Besides, Article 200 of the constitution provides four options to the governor. These options are – to give assent, withhold assent, return the Bill to the assembly for reconsideration or reserve it for the consideration of the president. What this means is that the governor should as soon as possible exercise one of these options so that the legislative process achieves finality. This constitutional scheme gets disrupted by governors not exercising any of the above options.
Since not taking any decision indefinitely is not an option provided by the constitution, governors who do this are clearly acting in a manner that is not constitutionally sanctioned. In the absence of a clear and unambiguous decision of the Supreme Court, the constitution’s failure to lay down a timeline for the governor to take a decision is being taken undue advantage of.
There is also a new trend of governors defying the recommendations or advice of the council of ministers in total disregard of the well-settled constitutional position. This has happened in Rajasthan and Maharashtra. In Rajasthan, the government fixed the date for the summoning of the session and forwarded it to the governor but he did not accept it and when the chief minister met him, the governor suggested another date. Unwilling to invite a confrontation with the governor, the chief minister agreed to it. In Maharashtra, the previous government under Uddhav Thackeray fixed the date for the election of the speaker and communicated it to the governor, which he refused to accept. Because of the governor’s refusal to agree to the proposal for the election of a speaker during the whole tenure of the government, the election of the speaker could not be held. This happened despite the fact that the governor has no constitutional role in the election of the speaker. Shamsher Singh clearly says that there cannot be a parallel administration within the state by allowing the governor to go against the advice of the council of ministers.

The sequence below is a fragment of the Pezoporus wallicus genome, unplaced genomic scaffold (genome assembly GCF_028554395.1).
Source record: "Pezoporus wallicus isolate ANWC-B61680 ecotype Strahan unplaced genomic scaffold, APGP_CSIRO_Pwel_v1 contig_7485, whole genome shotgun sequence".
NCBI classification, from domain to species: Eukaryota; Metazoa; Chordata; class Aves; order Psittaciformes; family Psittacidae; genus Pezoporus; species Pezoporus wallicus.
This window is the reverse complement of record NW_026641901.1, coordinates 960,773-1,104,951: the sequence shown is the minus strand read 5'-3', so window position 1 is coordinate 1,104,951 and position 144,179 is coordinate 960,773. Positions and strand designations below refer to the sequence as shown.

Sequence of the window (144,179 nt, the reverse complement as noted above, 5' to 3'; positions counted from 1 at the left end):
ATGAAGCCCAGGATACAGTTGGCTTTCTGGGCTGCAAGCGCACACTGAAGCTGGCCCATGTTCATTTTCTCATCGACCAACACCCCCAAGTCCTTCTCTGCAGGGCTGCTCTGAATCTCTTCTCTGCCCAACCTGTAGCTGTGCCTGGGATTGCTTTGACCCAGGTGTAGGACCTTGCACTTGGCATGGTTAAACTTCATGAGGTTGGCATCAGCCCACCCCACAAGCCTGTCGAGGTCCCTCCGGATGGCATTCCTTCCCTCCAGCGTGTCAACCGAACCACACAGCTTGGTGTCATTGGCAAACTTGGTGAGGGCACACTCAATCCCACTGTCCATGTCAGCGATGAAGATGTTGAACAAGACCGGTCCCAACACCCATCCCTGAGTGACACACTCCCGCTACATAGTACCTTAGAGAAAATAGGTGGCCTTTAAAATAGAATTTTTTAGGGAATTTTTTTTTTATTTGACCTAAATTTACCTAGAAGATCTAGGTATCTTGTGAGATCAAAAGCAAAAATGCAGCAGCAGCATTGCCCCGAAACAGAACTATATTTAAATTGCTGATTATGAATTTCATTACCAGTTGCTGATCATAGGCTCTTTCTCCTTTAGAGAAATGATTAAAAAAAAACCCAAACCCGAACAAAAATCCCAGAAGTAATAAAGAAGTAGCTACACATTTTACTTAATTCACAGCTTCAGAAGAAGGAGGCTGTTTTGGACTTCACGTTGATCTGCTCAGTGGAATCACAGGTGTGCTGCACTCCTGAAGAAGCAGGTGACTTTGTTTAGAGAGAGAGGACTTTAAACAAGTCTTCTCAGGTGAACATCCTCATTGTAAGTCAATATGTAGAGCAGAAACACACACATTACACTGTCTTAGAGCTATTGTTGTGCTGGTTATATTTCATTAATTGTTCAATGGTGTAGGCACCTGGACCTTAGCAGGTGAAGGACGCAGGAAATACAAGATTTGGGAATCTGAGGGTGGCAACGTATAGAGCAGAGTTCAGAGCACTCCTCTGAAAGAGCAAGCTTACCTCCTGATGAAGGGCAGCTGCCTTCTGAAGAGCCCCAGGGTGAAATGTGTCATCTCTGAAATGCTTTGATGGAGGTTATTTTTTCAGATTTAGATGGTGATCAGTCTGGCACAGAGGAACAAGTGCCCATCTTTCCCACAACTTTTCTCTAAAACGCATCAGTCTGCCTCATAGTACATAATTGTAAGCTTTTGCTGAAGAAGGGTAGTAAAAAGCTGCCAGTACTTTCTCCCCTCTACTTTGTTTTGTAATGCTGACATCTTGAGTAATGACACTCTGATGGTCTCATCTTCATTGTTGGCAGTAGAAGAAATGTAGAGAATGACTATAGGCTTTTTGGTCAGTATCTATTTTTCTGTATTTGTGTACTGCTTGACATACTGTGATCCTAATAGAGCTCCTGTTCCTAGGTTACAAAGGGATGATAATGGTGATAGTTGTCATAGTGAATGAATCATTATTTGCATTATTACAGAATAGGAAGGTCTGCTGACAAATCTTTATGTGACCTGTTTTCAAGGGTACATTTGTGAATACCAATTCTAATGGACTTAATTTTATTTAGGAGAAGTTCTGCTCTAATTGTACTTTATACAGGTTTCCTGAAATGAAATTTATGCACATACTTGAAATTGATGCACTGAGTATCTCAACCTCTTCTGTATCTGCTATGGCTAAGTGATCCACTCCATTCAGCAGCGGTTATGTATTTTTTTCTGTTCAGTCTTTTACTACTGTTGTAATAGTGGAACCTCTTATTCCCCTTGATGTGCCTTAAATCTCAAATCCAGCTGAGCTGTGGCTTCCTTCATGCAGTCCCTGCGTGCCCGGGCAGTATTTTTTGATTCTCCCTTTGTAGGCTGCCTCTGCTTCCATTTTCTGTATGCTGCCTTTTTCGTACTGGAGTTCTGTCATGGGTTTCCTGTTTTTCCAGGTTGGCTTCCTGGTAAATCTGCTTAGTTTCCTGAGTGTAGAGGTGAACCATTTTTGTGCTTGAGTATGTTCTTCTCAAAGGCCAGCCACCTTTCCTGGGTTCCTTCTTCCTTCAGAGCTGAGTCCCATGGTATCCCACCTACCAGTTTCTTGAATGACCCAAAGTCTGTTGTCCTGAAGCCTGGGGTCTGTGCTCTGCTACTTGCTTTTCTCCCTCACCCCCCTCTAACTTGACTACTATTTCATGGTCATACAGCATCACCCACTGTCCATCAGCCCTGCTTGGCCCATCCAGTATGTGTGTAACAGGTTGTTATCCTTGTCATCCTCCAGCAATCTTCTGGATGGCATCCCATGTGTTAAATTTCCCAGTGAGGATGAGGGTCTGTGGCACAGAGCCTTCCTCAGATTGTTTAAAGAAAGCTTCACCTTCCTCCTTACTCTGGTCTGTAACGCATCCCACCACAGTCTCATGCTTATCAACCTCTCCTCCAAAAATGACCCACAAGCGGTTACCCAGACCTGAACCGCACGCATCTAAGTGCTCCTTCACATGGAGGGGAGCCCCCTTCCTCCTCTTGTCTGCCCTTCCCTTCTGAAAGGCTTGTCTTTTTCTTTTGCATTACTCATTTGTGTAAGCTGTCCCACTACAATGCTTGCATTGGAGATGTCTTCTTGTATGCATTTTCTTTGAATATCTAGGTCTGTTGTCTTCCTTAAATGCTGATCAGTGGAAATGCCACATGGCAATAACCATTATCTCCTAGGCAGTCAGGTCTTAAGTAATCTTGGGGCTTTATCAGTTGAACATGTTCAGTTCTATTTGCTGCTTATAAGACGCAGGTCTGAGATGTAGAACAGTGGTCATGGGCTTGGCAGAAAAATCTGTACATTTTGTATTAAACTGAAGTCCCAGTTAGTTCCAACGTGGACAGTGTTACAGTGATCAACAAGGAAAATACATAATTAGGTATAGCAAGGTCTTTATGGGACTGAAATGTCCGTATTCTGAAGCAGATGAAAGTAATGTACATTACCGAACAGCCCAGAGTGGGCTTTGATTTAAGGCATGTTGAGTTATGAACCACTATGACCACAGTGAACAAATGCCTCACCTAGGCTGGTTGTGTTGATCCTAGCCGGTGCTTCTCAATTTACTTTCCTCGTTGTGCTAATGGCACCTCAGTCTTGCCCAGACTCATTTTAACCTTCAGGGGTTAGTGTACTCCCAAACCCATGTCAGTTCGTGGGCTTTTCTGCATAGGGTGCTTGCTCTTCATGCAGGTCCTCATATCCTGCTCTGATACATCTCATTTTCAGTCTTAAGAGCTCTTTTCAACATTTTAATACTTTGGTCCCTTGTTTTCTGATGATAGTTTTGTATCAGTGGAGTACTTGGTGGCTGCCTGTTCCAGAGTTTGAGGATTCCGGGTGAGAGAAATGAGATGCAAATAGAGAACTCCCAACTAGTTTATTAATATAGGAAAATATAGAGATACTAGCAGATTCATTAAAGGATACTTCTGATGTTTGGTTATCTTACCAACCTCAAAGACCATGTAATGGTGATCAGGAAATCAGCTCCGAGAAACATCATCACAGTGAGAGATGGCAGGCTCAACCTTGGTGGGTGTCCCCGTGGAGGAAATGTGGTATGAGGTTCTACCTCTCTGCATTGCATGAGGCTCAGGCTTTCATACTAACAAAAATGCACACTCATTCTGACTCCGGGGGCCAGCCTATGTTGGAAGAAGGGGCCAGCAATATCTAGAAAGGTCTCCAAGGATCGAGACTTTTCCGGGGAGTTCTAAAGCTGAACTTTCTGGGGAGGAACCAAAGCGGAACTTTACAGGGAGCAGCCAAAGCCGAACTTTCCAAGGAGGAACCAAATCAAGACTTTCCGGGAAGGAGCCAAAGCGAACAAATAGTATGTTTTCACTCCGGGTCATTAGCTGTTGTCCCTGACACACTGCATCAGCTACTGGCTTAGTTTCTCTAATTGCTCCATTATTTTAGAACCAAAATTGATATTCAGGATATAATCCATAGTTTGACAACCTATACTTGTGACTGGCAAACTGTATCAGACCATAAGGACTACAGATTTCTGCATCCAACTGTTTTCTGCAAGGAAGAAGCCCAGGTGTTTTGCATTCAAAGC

The ‘doctrine of pleasure’ recently created a bizarre situation in Kerala where the governor is perpetually in conflict with the government. The governor withdrew his pleasure from the finance minister without the advice of the chief minister. When pleasure is withdrawn, no minister can remain in office. But under the constitution the pleasure of the governor can be withdrawn only when the chief minister advises him accordingly. However, the chief minister expressed his confidence in the minister and so he stays on.
Similarly, the governor asked the vice chancellors of different universities in the state to resign immediately after the Supreme Court quashed the appointment of the vice chancellor of the Kerala Technological University on the ground that the Kerala Act under which the vice chancellor was appointed is repugnant to the UGC’s regulations. So according to the governor, who is the chancellor of all the universities in Kerala, the same ground for quashing the appointment of all VCs is available in all other cases too. Finally, the high court gave the VCs some temporary relief. The true legal position is that the decision of the Supreme Court was on an individual case, which does not affect other appointments unless there is a common judgment covering all the VCs.
The war between the governor of Kerala and the government is escalating to many areas. A number of Bills are pending with the governor including the Bill amending the Lokayukta Act. The governor seems to talk to the government through press conferences only.
Such unedifying spectacles are a sign of the deterioration of the constitutional system. Governors, being intelligent and experienced people, surely know the limits of their powers. But they seem to have found out that the system cannot avoid them. That discovery, they think, is enough to scare or harass state governments which operate under a seriously flawed federal system.